The Atomic Theory of Matter
The understanding of the nature of matter which is called the atomic
theory of matter, first postulated by John Dalton, is the basis of all modern
chemistry. The observations which Dalton's theory explains had in many cases
been made long before his formulation of the theory, and it was these observations
and empirical relationships which led him to it. As stated by Dalton, the
atomic theory of matter consists of three postulates:
The atomic theory of matter holds that atoms are the fundamental units
of matter and that atoms are conserved in chemical reactions. In other words,
chemical reactions consist of rearrangements of atoms to form compounds while
the atoms themselves remain unchanged. Then only certain compounds can exist;
the molecule AB is possible while the molecule A0.25B is not,
although the molecule AB4 would. (A0.25B1
X 4 = A1B4) One might expect simpler compounds
such as AB, A2B, AB2, or A2B3
to be more probable than A138B207, and this is generally
found to be so.
- Each chemical element is made up of very small particles
- All of the atoms of a given element are identical. The atoms
of one element are different from the atoms of any other element in a fundamental
way. In other words, all atoms of gold (Au) are identical to each other ,
and all atoms of tin (Sn) are identical to each other, but Au and Sn atoms
are different from each other.
- Atoms combine with each other to form compounds. A given
compound always has the same relative numbers of different types of atoms.
In other words, all water (H2O) molecules are made up of 2 parts
H and 1 part O. All ethanol (C2H5OH) molecules are
made up 2 parts C, 6 parts H and 1 part O.
Explanation: The Law of Conservation of Mass
The total number of atoms that react in a chemical reaction does not change.
The reaction occurs because the atoms rearrange themselves into new groupings.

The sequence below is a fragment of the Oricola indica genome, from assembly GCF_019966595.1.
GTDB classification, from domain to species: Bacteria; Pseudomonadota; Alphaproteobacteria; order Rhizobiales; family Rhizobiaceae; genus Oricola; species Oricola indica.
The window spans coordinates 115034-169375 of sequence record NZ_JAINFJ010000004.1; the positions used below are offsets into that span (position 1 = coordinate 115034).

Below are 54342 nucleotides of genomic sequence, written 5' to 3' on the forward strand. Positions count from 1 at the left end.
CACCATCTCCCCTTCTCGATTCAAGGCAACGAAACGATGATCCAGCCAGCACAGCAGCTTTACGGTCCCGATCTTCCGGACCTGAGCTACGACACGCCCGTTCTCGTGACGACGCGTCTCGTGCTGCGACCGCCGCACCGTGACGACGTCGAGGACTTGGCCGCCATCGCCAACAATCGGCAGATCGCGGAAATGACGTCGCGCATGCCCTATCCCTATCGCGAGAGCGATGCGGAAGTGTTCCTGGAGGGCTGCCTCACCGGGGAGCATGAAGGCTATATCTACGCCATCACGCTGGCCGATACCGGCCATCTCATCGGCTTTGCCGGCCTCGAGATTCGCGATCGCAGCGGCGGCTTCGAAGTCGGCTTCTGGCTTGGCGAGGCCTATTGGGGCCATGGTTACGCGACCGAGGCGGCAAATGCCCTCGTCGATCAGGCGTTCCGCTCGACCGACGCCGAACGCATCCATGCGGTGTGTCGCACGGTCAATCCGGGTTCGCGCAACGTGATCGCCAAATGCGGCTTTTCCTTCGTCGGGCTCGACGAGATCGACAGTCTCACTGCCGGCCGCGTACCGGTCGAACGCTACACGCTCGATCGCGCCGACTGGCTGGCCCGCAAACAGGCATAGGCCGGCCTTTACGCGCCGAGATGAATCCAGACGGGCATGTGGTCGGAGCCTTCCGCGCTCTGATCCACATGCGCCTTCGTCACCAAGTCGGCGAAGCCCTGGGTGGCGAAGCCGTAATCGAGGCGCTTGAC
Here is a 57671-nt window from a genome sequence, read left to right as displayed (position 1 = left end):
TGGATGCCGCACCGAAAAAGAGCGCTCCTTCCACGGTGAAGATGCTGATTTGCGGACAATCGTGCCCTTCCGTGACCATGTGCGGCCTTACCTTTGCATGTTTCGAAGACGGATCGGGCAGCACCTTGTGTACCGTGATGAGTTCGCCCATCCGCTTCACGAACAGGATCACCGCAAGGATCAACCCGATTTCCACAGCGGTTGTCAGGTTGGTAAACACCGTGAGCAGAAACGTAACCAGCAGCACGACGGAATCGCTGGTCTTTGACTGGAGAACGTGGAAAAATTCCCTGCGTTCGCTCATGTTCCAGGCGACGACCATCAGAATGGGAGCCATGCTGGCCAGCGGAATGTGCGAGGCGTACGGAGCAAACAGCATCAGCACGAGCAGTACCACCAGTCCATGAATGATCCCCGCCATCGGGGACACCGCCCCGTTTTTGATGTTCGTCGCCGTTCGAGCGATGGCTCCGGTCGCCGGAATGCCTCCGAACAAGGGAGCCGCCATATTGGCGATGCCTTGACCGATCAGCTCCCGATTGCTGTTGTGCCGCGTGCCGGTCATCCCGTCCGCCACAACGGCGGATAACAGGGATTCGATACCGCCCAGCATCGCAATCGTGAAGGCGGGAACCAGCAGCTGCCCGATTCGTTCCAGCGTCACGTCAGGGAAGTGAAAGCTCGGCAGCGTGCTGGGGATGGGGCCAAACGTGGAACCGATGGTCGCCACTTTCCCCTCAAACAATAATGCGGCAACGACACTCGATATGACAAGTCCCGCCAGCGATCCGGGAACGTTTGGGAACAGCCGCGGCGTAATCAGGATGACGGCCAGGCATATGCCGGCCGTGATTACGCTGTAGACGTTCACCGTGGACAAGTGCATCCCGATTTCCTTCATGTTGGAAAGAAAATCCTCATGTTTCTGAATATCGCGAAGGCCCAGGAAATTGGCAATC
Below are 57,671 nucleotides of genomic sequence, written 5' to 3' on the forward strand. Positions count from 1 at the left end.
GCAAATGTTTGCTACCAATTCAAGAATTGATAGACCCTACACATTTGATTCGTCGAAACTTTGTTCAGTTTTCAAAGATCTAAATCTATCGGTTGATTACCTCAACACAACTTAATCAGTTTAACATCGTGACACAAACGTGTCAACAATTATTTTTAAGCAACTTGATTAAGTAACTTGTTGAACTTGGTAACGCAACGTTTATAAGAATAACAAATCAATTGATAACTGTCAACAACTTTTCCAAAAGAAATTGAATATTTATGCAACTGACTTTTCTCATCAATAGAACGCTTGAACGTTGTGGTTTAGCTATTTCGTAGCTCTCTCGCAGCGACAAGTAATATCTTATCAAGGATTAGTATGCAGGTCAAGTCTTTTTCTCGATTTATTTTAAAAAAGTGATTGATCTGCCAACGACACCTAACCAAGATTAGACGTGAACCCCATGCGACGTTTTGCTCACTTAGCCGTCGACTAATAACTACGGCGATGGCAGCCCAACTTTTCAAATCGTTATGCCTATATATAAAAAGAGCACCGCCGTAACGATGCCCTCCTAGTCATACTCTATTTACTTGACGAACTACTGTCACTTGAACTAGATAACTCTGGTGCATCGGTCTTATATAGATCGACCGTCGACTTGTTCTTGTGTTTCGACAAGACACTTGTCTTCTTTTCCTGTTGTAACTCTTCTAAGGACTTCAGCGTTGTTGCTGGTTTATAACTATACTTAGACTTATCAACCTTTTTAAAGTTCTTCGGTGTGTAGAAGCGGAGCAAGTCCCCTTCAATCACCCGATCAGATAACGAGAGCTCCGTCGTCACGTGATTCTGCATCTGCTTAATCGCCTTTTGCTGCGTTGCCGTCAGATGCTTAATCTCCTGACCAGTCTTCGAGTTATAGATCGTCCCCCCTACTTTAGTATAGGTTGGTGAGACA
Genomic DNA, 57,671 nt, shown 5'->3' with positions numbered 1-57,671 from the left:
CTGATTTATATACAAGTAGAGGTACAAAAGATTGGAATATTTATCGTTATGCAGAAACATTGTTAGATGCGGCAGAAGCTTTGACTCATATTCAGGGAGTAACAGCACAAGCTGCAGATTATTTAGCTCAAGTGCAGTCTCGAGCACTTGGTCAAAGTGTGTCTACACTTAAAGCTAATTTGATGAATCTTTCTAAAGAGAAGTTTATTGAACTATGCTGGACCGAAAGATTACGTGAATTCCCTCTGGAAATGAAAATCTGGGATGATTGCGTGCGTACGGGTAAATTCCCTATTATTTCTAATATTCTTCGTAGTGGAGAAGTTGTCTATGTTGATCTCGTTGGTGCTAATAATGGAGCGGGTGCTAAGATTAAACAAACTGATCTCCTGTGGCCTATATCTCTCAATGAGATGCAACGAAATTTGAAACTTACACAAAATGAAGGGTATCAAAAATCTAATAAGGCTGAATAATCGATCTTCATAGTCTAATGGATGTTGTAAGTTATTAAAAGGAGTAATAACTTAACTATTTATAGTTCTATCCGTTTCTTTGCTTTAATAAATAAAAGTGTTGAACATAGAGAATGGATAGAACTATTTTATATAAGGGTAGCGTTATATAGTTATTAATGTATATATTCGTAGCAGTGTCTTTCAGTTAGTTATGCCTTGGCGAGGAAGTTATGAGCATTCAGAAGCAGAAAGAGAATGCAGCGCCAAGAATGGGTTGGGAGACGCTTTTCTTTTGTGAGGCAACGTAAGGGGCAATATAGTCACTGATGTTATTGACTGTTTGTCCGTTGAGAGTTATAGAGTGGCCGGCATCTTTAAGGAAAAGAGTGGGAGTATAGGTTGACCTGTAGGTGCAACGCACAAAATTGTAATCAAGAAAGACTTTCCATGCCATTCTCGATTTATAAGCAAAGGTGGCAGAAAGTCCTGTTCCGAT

Therefore we say that atoms are conserved both in number and in type whenever
a chemical reaction occurs.
Dalton's second postulate was that all atoms of the same element
are identical. Atoms of different elements differ from the atoms of any other
element in some fundamental way. Dalton knew that one of the ways in which
the atoms of one element differ from those of another is mass. If, for example,
100 atoms of hydrogen (of relative mass 1) react with 50 atoms of oxygen
(of relative mass 16), one must form 50 molecules of H2O (of relative
mass 18). The total mass of the products will always be equal to the total
mass of the reactants in any chemical reaction. This makes sense because
what you put into a reaction should be what you get out of the reaction if
all your doing is rearranging atoms.
2 H + 1 O = 2 X 1 + 1 X 16
The same line multiplied 50 times: 100 H + 50 O = 100 X
1 + 50 X 16 = 900/50 = 18 again.
Explanation: The Law of Constant Composition
Atoms are indivisible, and a given atom either is or is not attached
to another atom to form a compound. The empirical formula of a compound
is the ratio of atoms of one type to atoms of another in the compound.
The three oxides of iron, which have the empirical formulae FeO, Fe2O3,
and Fe3O4, correspond to three different ratios between
iron atoms and oxygen atoms - 1:1, 2:3, and 3:4. In other words all
Fe3O4 molecules will be made up of 3 parts Fe and 4
Explanation: Law of Multiple Proportions
The compounds CuO and Cu2O have compositions in which the ratios
of the elements are 1:1 and 2:1 respectively. Since atoms are indivisible,
the number of each type of atom in a formula must be an integer. Example.
Water (molecular mass 18) has one atom of oxygen (atomic mass 16) to two
atoms of hydrogen (atomic mass 1). The mass ratio of hydrogen to oxygen in
water is 2/16 = 0.125. Hydrogen peroxide (molecular mass 34) has two atoms
of oxygen (atomic mass 16) to two atoms of hydrogen (atomic mass 1), so the
mass ratio of hydrogen to oxygen in hydrogen peroxide is 2/32 = 0.0625. The
mass ratio of hydrogen to oxygen in water (H2O) is exactly twice
the mass ratio of hydrogen to oxygen in hydrogen peroxide (H2O2).